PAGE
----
NETANYAHU: Well, look, I think that there's a misperception. Israel has done enormous amount - for peace. I myself have done things that no prime minister previously had done. I'd frozen the settlements; nobody did that. And I think, you know, the ones who have to be convinced are not only the international community, it's the people of Israel who have to be convinced that the Palestinians are ready for peace.

The leaders of Iran, just in the last few days, have said that they would arm the West Bank and turn it into another Gaza. What the people of Israel are saying - hey, make sure that doesn't happen again. And if that is misperceived in some parts of the international community, that's - that's unfortunate, but I think that that's the truth.

INSKEEP: I have to just check a fact here, Prime Minister. You said that you froze settlements. It is correct that during your time as prime minister, there was a period of months where there was a moratorium on settlements. But...

NETANYAHU: That's right.

INSKEEP: ...When I was traveling around the West Bank, we saw construction everywhere - construction cranes everywhere. There's plenty of building going on today.

NETANYAHU: Well, first of all, remember that 90 percent - 85 to 90 percent of the Israeli citizens in Judea-Samaria, in the West Bank, live in clusters, in urban blocks. Everybody understands that if we were to have a solution, then those blocks would stay in Israel. And that's where you saw these cranes; that's where Israelis live. In the Jewish neighborhoods of Jerusalem, everyone understands, they will stay.

INSKEEP: I saw cranes outside of Jerusalem. I'm thinking of Ariel, for example.

NETANYAHU: Those are - well, the blocks are outside of Jerusalem; that's exactly true. And what I'm saying is that the map is not affected by that. The critical problem we have is not merely where the borders will be, but what will be on the other side of the border. Do we walk out and the Islamists walk in, backed by Iran, as happened in Gaza, as happened in Lebanon, as is happening in other parts of the Middle East? They're either backed by Iran, or they're backed by al-Qaida or, if you will, by ISIS.

INSKEEP: You did warn during the campaign, Prime Minister Netanyahu, that if you lost, your opponents would evacuate the settlements. You've been quoted in the past in going to settlements and saying that you would not be removing settlements. Are you saying now that you would remove settlements - some of them anyway - as part of a peace deal?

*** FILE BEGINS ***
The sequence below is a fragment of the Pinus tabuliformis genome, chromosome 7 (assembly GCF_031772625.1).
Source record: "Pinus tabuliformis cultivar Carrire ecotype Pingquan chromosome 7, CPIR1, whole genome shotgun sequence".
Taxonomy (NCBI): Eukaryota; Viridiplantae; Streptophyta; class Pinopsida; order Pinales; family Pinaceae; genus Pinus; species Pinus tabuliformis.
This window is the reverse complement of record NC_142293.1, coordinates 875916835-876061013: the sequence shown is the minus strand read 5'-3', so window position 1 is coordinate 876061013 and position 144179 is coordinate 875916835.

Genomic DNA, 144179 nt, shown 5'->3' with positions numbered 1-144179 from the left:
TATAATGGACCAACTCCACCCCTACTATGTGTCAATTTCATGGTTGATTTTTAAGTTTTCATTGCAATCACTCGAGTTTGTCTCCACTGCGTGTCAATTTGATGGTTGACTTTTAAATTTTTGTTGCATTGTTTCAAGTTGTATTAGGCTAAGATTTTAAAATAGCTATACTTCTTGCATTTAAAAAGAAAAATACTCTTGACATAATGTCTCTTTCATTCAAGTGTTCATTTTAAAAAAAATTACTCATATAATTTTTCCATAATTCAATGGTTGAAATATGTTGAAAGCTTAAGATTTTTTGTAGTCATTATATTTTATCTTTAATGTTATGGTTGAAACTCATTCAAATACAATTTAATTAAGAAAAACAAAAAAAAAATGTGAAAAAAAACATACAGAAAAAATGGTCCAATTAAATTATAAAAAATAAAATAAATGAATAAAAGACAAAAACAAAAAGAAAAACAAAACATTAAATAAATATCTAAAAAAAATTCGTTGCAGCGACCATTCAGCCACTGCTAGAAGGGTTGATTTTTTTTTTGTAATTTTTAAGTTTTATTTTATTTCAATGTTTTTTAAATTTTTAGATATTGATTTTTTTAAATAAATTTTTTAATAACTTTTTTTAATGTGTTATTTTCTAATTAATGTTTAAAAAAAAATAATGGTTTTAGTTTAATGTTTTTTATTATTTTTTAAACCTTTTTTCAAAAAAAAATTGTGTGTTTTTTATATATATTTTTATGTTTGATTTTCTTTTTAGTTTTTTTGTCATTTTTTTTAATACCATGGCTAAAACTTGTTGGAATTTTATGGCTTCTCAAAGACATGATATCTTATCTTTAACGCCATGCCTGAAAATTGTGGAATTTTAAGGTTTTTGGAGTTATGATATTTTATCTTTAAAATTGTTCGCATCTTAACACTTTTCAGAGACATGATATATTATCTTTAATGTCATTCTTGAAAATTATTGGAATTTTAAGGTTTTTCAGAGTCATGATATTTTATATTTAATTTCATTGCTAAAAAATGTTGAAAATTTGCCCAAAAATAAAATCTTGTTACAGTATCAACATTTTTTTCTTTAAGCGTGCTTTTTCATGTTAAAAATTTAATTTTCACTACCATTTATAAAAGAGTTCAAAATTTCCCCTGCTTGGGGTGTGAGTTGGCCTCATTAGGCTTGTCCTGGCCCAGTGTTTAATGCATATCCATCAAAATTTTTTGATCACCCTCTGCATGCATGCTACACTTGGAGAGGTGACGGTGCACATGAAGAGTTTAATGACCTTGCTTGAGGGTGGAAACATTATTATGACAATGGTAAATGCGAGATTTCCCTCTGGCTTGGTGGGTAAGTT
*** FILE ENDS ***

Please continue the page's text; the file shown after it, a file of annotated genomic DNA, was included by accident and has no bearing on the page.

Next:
NETANYAHU: I'm saying I don't think that's the obstacle for a peace deal. I don't think it ever was. In effect, if you followed this election, which you may have if you were here...


NETANYAHU: ...You'd notice that this issue that you're now asking me was barely engaged across the political spectrum. Why? Because nobody in Israel really believes that you should take positions different from what I've just said - well, some do, but they're very small.

INSKEEP: We spoke with Saeb Erekat, the Palestinian negotiator. And he said, first, directly in the interview, I recognize the state of Israel. And second, he said of you, Prime Minister Netanyahu, he's not a two-stater. Are you a two-stater?

NETANYAHU: Well, I don't want a single state. And I talked about two states where a demilitarized Palestinian state recognizes the Jewish state, and I stand by that. I haven't retracted my position; I haven't changed it.

INSKEEP: Erekat also warned of violence because Palestinians are losing hope. If you were talking to a group of Palestinians, what, if anything, would you tell them to hope for in their futures?

NETANYAHU: I would tell them, let's build your economy, let's - let's see that you actually recognize Israel as the nation-state of the Jewish people, something Erekat refuses to do.

INSKEEP: But I'm saying that this man said on the record, on tape, I recognize Israel. What's he failing to say?

NETANYAHU: He's failing to say that he won't flood Israel with the descendents of Palestinian refugees.

INSKEEP: Oh, the right of return.

NETANYAHU: He's saying that he will not give up all the claims to Israel, that the conflict - we don't want a Palestinian state that would be used to continue the conflict. We want to see an end to the conflict, and that's something they never are willing to say.

INSKEEP: Prime Minister Netanyahu, thanks very much for your time.

NETANYAHU: Thank you. Thank you very much.

INSKEEP: Israeli Prime Minister Benjamin Netanyahu spoke yesterday afternoon from Jerusalem. Now elsewhere on today's program, we are also questioning the chief negotiator for the Palestinian Authority. Transcript provided by NPR, Copyright NPR.